Question: I have severe cramps in my legs at night. I have been told various remedies, including eating bananas at night and taking large doses of magnesium tablets. What do you think of these remedies, are they safe?
Magnesium has been known for many years to help nocturnal cramps, and provided it is not taken in extremely high doses, is quite safe. The main side effect of excessive magnesium compound ingestion is diarrhea, and it should not be used in the elderly who have poor kidney function. Bananas are, of course, quite safe—I cannot imagine anyone eating enough of them to cause any harm.
This is one situation where doctors have to use common sense. If the patient finds that a particular, unorthodox treatment helps, then the patient should be encouraged to continue the treatment—provided there are no long-term side effects or dangers of which the patient may not be aware. The doctor may even try the treatment on other patients, and if they also find the treatment successful, s/he may write a paper for a medical journal so that other doctors are made aware of the breakthrough. In this way, apparently unorthodox treatments become accepted into mainstream medicine.
Question: Every night, I am woken between midnight and 2 am with agonizing pain in my left leg. I can’t cope with this any more, and nothing seems to help. What can cause my leg muscles to go into spasm?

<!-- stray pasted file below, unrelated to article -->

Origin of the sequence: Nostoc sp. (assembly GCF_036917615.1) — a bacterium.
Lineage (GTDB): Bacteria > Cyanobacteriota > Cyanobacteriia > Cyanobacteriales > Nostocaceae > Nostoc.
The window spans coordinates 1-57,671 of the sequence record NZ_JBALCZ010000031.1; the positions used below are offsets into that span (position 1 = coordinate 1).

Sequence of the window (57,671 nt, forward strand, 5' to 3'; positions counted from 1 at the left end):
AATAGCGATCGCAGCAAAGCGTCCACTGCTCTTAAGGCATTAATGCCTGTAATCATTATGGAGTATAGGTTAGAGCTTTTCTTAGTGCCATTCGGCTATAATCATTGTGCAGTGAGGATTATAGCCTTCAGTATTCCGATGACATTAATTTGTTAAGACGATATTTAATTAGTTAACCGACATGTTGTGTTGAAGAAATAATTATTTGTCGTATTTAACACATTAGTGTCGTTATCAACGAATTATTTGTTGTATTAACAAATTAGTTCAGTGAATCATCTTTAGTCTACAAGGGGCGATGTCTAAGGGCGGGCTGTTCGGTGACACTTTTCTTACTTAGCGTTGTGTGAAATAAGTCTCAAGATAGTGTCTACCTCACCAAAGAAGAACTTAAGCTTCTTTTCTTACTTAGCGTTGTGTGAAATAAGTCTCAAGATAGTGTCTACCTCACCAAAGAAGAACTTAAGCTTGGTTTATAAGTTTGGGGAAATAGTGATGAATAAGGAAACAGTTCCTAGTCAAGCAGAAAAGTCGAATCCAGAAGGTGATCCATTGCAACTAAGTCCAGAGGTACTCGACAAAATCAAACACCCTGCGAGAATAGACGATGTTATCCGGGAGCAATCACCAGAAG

Night time leg cramps are a very common problem. It worsens with age and pregnancy, and most commonly they occur after heavy exercise during the day. Some hours after ceasing the exercise, the muscles in the leg go into painful spasm, causing you to leap from your chair or bed. Stretching the affected muscles by standing on tip toe or pushing against an immovable object often eases the pain.
The spasms are caused by a combination of minor muscle injury, a build up of waste products in the muscle and dehydration—all of these problems being caused by the exercise. Prevention is better than cure, and taking adequate amounts of fluid during and after the activity may wash away excess waste products and prevent dehydration.
If this simple measure is insufficient, medications can be prescribed to be taken after sport to prevent the cramps. Quinine and Akineton are the drugs most commonly used. The two methods of prevention can be simply prescribed if tonic water or bitter lemon is drunk after exercise. These drinks contain quinine to give them the bitter taste, and so acts to prevent dehydration and muscle spasms.